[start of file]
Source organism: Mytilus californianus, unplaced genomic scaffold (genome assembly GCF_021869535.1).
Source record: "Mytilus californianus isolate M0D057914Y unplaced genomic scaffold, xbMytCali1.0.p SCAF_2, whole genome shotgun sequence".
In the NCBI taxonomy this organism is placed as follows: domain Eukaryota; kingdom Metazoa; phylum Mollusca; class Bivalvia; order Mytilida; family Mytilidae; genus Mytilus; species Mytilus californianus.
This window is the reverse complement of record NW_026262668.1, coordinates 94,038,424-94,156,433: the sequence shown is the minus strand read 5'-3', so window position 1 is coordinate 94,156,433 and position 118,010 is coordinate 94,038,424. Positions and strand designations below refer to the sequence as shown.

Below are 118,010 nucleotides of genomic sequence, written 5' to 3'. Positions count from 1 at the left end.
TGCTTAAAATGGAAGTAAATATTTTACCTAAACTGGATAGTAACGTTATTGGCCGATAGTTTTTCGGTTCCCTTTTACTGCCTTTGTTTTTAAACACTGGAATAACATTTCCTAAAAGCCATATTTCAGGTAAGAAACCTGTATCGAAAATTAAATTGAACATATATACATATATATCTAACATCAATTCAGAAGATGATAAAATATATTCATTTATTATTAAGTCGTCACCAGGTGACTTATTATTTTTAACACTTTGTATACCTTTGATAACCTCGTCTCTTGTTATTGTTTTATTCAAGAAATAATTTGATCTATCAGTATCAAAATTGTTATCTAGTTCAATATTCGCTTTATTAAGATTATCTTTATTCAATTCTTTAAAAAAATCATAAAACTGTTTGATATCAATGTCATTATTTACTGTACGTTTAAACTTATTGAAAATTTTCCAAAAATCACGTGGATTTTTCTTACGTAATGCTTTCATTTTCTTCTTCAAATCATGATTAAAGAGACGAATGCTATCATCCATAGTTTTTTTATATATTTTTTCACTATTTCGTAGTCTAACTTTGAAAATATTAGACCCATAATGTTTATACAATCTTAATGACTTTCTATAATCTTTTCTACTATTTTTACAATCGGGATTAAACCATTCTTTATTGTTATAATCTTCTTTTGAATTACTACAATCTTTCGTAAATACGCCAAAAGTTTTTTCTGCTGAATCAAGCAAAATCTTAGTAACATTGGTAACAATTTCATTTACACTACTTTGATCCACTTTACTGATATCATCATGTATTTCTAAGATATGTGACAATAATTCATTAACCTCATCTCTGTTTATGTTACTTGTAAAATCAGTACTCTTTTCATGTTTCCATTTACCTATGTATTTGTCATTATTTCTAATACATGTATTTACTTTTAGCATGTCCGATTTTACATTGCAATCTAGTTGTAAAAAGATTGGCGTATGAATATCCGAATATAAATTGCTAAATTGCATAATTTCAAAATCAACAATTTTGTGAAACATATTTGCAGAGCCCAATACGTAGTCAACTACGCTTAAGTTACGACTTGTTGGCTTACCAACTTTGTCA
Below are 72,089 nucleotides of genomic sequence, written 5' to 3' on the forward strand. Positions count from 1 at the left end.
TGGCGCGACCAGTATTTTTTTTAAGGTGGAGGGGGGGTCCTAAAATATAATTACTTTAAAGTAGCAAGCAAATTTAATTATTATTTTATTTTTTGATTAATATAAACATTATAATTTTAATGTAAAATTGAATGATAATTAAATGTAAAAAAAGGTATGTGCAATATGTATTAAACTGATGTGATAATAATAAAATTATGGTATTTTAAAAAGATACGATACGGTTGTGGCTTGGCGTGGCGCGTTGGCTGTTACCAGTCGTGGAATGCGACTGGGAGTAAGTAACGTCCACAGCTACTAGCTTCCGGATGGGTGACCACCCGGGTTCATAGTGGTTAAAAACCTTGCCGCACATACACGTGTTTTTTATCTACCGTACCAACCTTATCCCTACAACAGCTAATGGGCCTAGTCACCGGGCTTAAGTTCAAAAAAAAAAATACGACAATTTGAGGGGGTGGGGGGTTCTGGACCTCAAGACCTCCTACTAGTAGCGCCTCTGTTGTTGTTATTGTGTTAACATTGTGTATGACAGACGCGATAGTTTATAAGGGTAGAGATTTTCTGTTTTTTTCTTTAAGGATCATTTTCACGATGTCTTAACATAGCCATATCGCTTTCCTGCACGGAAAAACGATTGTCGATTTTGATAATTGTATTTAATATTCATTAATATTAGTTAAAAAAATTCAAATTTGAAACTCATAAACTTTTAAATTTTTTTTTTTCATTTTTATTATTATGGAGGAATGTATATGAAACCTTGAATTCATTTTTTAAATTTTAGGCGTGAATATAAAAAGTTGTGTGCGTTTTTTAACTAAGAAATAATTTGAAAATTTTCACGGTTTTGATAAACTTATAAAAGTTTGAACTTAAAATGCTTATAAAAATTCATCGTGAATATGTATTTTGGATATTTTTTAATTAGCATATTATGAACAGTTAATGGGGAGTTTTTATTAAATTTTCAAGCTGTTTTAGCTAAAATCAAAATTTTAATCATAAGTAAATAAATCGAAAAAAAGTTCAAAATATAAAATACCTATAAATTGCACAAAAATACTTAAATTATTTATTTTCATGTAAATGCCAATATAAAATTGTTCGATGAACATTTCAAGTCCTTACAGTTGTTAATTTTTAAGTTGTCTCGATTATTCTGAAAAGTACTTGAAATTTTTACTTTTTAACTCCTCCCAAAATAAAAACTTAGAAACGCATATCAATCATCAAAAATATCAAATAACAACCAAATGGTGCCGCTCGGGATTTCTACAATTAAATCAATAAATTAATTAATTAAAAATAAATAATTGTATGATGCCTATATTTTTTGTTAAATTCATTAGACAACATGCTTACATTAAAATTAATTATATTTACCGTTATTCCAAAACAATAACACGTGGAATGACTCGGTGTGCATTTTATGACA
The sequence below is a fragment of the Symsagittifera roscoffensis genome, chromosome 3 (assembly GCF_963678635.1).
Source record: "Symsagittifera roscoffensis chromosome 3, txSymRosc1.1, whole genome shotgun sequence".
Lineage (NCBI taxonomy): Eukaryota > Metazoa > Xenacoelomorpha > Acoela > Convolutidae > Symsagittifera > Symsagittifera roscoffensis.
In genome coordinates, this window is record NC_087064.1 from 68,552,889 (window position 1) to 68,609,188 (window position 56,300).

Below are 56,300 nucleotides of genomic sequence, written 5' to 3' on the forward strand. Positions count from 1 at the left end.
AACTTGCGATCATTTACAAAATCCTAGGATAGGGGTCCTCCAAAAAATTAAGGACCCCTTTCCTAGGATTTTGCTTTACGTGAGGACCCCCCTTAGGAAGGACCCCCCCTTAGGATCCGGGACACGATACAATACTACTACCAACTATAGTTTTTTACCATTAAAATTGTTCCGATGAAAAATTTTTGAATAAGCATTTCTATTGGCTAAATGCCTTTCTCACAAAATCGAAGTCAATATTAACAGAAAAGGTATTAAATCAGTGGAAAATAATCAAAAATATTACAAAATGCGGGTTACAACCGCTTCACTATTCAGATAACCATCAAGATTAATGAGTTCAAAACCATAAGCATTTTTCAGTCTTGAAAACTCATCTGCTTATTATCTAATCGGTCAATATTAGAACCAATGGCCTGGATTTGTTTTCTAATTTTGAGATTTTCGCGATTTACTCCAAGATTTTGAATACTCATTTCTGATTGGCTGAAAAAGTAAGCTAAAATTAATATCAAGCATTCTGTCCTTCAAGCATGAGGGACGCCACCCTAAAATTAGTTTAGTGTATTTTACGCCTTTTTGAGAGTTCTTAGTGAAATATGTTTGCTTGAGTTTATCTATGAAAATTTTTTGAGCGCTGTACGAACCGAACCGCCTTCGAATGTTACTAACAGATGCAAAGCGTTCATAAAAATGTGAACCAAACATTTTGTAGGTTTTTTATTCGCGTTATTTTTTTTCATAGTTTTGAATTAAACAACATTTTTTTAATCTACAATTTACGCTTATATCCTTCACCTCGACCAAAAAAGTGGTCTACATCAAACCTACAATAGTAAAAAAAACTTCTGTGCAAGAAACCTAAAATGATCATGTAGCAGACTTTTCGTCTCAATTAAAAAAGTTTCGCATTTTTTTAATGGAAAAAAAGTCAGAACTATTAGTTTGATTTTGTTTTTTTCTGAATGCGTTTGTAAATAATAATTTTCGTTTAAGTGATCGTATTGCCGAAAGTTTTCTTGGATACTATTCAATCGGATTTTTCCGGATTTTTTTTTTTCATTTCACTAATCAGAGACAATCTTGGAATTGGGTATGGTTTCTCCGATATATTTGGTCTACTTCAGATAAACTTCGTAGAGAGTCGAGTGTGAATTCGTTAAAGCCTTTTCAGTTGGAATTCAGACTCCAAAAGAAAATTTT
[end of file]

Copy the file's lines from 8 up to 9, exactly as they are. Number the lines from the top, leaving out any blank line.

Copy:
TGGCGCGACCAGTATTTTTTTTAAGGTGGAGGGGGGGTCCTAAAATATAATTACTTTAAAGTAGCAAGCAAATTTAATTATTATTTTATTTTTTGATTAATATAAACATTATAATTTTAATGTAAAATTGAATGATAATTAAATGTAAAAAAAGGTATGTGCAATATGTATTAAACTGATGTGATAATAATAAAATTATGGTATTTTAAAAAGATACGATACGGTTGTGGCTTGGCGTGGCGCGTTGGCTGTTACCAGTCGTGGAATGCGACTGGGAGTAAGTAACGTCCACAGCTACTAGCTTCCGGATGGGTGACCACCCGGGTTCATAGTGGTTAAAAACCTTGCCGCACATACACGTGTTTTTTATCTACCGTACCAACCTTATCCCTACAACAGCTAATGGGCCTAGTCACCGGGCTTAAGTTCAAAAAAAAAAATACGACAATTTGAGGGGGTGGGGGGTTCTGGACCTCAAGACCTCCTACTAGTAGCGCCTCTGTTGTTGTTATTGTGTTAACATTGTGTATGACAGACGCGATAGTTTATAAGGGTAGAGATTTTCTGTTTTTTTCTTTAAGGATCATTTTCACGATGTCTTAACATAGCCATATCGCTTTCCTGCACGGAAAAACGATTGTCGATTTTGATAATTGTATTTAATATTCATTAATATTAGTTAAAAAAATTCAAATTTGAAACTCATAAACTTTTAAATTTTTTTTTTTCATTTTTATTATTATGGAGGAATGTATATGAAACCTTGAATTCATTTTTTAAATTTTAGGCGTGAATATAAAAAGTTGTGTGCGTTTTTTAACTAAGAAATAATTTGAAAATTTTCACGGTTTTGATAAACTTATAAAAGTTTGAACTTAAAATGCTTATAAAAATTCATCGTGAATATGTATTTTGGATATTTTTTAATTAGCATATTATGAACAGTTAATGGGGAGTTTTTATTAAATTTTCAAGCTGTTTTAGCTAAAATCAAAATTTTAATCATAAGTAAATAAATCGAAAAAAAGTTCAAAATATAAAATACCTATAAATTGCACAAAAATACTTAAATTATTTATTTTCATGTAAATGCCAATATAAAATTGTTCGATGAACATTTCAAGTCCTTACAGTTGTTAATTTTTAAGTTGTCTCGATTATTCTGAAAAGTACTTGAAATTTTTACTTTTTAACTCCTCCCAAAATAAAAACTTAGAAACGCATATCAATCATCAAAAATATCAAATAACAACCAAATGGTGCCGCTCGGGATTTCTACAATTAAATCAATAAATTAATTAATTAAAAATAAATAATTGTATGATGCCTATATTTTTTGTTAAATTCATTAGACAACATGCTTACATTAAAATTAATTATATTTACCGTTATTCCAAAACAATAACACGTGGAATGACTCGGTGTGCATTTTATGACA
The sequence below is a fragment of the Symsagittifera roscoffensis genome, chromosome 3 (assembly GCF_963678635.1).